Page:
Attorney General's tough-on-crime policy could divide Republicans

May 2017

Attorney General Jeff Sessions' recently issued tough-on-crime drug sentencing memo runs counter to bipartisan efforts to overhaul the criminal justice system, said Mona Lynch, professor of criminology, law and society.

The memo is "a direct swipe at both the congressional effort to do sentencing reform and the U.S. attorneys’ offices efforts to reduce mandatory minimums," Lynch told Bloomberg BNA.

It could also induce conflict within the Republican Party, Lynch said, since many congressional Republicans support reduced sentencing, and many red states are rolling back harsh crime policies to help lower prison populations and balance their budgets.

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The regional divide that might result from tougher federal drug crime sentencing

May 2017

Attorney General Jeff Sessions is taking a hard stance on federal drug crime sentencing, reversing earlier attempts by the Obama administration to reduce the severity of punishment for low-level offenders.

This change could drive regional, geographic disparities in who gets sentenced and for how long, said Mona Lynch, professor of criminology, law and society. In many states, the legal culture has changed since the drug war mentality of the 1990s. Despite the new policy from the attorney general, these places still have considerable autonomy, and could act independently. Other places may embrace more severe punishments.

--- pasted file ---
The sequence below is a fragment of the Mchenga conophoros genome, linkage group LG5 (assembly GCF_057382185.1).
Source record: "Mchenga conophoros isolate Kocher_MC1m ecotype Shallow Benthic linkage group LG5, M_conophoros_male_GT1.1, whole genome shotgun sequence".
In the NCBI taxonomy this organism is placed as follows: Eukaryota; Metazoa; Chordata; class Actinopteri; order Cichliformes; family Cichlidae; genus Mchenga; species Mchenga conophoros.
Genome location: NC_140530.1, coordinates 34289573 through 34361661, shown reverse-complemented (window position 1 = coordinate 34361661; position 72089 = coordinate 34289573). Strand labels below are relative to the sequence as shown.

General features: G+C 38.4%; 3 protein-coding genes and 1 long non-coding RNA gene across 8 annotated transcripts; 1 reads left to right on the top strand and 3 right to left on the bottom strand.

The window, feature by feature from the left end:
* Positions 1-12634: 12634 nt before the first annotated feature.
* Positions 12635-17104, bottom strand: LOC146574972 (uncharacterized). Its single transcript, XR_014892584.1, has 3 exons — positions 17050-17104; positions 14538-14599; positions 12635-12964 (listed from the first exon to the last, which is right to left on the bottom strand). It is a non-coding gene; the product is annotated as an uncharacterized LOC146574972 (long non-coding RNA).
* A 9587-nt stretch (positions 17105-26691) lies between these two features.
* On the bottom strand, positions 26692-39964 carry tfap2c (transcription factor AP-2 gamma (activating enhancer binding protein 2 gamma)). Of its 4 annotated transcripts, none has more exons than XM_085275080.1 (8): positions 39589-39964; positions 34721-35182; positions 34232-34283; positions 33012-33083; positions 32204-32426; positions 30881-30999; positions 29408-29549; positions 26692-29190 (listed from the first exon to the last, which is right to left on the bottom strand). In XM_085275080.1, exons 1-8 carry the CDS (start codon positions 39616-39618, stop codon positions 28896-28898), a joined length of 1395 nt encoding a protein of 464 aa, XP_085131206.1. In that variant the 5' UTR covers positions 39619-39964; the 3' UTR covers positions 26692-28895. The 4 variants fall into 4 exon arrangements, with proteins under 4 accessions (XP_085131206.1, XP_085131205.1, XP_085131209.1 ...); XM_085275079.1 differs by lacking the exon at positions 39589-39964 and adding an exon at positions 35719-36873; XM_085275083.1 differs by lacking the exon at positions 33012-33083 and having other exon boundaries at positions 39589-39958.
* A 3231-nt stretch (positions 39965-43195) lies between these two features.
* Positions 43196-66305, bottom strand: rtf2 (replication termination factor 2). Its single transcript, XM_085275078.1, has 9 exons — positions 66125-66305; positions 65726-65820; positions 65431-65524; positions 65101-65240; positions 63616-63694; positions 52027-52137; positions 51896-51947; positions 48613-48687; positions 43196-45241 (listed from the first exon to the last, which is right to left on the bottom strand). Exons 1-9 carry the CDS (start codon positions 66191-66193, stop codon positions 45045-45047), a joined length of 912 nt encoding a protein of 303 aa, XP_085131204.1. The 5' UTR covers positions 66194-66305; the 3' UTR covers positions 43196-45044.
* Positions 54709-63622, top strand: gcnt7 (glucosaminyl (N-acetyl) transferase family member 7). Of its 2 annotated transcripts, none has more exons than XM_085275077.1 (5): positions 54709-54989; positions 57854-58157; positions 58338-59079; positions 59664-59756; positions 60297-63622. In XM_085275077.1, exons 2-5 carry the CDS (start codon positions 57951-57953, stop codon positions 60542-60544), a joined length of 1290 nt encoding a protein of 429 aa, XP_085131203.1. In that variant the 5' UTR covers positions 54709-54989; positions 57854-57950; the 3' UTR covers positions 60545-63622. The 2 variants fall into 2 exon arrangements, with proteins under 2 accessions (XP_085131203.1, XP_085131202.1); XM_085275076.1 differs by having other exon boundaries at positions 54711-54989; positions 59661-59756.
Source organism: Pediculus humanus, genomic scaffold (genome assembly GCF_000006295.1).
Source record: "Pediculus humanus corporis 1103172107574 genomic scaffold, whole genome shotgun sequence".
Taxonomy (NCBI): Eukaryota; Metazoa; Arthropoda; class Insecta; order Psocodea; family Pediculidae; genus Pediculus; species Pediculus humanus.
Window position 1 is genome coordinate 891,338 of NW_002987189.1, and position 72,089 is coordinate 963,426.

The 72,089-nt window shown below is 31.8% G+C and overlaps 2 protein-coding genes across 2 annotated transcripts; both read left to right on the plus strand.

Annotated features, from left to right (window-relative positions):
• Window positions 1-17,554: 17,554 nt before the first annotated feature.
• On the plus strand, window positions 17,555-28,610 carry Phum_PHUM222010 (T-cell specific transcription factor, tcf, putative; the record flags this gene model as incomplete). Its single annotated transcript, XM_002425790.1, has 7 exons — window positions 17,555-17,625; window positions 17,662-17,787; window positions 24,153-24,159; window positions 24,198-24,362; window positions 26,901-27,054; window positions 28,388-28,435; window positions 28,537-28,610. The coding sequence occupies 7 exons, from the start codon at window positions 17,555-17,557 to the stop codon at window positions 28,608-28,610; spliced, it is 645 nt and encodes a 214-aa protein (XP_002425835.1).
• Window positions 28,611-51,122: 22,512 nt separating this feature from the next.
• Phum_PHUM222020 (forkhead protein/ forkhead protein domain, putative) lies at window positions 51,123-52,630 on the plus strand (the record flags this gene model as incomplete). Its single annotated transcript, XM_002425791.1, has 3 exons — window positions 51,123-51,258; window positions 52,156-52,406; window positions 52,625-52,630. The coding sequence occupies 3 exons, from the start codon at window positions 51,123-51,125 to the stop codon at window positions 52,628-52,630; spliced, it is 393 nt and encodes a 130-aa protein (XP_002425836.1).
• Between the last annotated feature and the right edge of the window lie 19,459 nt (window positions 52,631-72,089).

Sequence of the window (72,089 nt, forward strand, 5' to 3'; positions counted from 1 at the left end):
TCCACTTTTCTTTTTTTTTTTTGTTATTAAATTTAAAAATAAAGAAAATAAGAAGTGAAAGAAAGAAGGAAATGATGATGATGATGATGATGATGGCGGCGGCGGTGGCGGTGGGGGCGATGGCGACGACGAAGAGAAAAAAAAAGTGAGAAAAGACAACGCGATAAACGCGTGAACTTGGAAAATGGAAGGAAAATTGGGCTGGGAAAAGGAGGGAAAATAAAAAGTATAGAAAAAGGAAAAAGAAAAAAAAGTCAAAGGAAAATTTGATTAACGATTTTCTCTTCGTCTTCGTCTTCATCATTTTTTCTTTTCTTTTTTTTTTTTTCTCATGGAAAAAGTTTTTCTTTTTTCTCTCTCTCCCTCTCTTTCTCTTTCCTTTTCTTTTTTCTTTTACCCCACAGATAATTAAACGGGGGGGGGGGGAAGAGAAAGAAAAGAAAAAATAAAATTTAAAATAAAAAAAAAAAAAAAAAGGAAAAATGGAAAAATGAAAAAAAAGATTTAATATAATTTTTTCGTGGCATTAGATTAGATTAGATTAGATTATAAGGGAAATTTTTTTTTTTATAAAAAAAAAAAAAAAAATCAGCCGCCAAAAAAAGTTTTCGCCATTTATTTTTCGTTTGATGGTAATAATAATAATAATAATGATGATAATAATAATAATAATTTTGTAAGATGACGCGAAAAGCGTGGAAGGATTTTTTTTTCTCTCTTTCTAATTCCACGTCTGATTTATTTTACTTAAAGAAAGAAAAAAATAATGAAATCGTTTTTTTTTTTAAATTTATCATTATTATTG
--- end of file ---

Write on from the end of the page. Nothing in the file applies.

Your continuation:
"This policy may only increase the divide between jurisdictions that collectively eschew aggressive federal drug prosecutions and those that dive back into the harsh practices of an older era," Lynch said.

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Cops and scholars agree: immigration doesn't increase crime rates

​​May 2017

When police chiefs gather at their conferences to discuss the causes of crime, they talk about gangs, drug trafficking and even dysfunctional family homes, according to retired Anaheim Police Capt. Joe Vargas. They don't talk about immigration.

And that reflects the scholarly findings of Charis Kubrin, professor of criminology, law and society. Kubring has examined hundreds of studies and has found that immigrants are less crime-prone than the native-born population and that immigration to an area causes crime to go down, not up. Kubrin and Vargas both appeared on "Inside OC with Rick Reiff" to discuss immigration, crime and policing.

Irene Vega: 2017-2018 UCI Chancellor's Postdoctoral Fellow in Criminology, Law and Society

Vega’s postdoctoral project examines Latino immigration agents’ role in legitimizing, reproducing, and disrupting the United States’ racialized immigration control outcomes. Drawing on interviews and document analysis, Vega examines 1) whether Latino agents understand and execute their duties differently from non-Latinos and 2) how these agents shape Latino immigrants’ evaluations of procedural justice in the U.S. immigration system.